When GoldieBlox founder Debbie Sterling walked into Y Combinator headquarters, a male interviewer’s first question was, “Did you bring us cookies?”
It got worse from there. Two days after the startup fund rejected the company, which makes toys for sparking girls’ interest in engineering, Sterling’s friends stopped volunteering for her, and her cofounder had quit, according to an interview with Inc.
Still, Sterling soldiered on in her quest for capital, though she feared her recent rejection was a black mark that would hamper her future efforts. Her persistence paid off with a group of Seattle investors who shared her enthusiasm for inspiring girls to explore science and problem-solving.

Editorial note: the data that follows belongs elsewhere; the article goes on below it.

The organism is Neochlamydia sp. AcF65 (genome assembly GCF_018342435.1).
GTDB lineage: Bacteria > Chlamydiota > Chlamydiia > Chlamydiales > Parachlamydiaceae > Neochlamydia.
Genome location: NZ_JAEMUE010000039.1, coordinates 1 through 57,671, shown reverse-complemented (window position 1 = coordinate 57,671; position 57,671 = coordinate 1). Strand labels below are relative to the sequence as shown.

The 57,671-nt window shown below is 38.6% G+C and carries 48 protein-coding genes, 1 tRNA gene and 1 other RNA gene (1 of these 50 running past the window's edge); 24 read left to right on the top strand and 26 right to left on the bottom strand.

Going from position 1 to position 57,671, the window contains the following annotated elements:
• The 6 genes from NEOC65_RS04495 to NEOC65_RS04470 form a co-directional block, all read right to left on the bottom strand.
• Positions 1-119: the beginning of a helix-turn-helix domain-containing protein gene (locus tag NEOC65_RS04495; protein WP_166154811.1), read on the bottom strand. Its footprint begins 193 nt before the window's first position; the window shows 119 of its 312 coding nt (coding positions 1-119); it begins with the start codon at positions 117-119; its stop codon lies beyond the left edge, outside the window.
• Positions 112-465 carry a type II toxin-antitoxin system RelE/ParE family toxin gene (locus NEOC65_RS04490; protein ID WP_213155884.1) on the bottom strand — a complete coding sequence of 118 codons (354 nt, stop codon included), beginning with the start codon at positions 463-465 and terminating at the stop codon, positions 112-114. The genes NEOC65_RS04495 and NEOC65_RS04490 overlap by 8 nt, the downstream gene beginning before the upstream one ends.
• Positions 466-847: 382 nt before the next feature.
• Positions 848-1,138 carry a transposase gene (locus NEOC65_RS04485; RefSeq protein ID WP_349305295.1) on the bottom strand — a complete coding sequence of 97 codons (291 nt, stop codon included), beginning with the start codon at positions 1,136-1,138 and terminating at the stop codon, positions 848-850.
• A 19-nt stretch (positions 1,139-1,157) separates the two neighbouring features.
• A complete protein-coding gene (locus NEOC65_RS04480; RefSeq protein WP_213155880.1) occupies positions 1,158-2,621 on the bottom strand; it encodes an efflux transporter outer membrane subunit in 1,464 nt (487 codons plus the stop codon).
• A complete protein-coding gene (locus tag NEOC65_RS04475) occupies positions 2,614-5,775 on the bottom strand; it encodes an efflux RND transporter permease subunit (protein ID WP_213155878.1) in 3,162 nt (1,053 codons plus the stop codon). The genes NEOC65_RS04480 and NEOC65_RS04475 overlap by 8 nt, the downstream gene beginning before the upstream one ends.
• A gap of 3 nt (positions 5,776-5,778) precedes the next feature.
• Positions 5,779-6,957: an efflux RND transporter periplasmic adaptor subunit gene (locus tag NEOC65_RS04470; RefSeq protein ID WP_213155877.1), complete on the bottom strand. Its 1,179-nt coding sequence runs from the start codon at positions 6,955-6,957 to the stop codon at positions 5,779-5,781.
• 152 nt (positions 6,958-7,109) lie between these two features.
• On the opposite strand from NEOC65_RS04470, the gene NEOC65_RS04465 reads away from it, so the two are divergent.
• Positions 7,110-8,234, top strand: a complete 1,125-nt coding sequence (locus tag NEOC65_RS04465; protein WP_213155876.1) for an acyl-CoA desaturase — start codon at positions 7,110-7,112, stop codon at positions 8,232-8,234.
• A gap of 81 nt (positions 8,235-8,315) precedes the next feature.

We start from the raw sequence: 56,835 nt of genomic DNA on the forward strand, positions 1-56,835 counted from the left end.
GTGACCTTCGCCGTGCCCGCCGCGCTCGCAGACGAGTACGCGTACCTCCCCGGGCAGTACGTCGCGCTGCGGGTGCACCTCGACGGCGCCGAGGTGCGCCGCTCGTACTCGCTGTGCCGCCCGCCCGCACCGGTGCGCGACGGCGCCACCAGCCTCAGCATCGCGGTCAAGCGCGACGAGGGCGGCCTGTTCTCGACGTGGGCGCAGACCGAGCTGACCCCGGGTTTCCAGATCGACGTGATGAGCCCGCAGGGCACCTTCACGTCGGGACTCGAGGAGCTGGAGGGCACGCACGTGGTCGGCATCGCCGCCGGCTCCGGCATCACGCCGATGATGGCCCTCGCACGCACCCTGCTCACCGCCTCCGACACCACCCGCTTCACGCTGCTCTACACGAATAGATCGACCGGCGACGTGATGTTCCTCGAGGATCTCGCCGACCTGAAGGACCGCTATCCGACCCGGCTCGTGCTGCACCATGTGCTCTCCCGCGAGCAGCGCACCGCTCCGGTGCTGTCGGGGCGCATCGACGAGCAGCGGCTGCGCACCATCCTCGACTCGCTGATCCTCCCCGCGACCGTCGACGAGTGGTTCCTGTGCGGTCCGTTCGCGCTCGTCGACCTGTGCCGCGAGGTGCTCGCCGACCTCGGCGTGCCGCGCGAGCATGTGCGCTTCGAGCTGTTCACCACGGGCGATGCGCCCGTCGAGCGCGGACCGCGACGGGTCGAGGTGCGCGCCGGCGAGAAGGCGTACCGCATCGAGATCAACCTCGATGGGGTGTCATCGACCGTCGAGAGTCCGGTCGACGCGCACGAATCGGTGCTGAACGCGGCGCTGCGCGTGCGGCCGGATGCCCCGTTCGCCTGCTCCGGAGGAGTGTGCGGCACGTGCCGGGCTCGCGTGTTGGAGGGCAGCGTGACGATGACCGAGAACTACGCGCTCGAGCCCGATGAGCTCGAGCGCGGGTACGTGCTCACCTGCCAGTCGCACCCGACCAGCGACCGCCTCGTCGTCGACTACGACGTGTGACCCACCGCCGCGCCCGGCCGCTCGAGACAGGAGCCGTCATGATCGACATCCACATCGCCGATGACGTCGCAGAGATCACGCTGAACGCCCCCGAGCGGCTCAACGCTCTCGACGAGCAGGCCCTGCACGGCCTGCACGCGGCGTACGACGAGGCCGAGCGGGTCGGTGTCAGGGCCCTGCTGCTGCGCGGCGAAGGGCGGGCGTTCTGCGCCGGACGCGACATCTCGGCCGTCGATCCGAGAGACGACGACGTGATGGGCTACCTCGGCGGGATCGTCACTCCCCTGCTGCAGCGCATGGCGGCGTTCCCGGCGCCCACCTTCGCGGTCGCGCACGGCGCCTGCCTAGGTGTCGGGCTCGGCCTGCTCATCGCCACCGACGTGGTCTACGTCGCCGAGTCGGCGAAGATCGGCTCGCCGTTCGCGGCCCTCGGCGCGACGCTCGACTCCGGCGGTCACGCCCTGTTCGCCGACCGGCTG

“For the first time, I realized I’d fallen into this trap where I felt like the validation that I needed was from the male-dominated tech industry,” she told Inc. “I didn’t need that. All that mattered was that I was creating something that was going to inspire little girls.”
Sterling raised her first seed round of $400,000 in 2012, plus an additional $285,000 through Kickstarter later that year.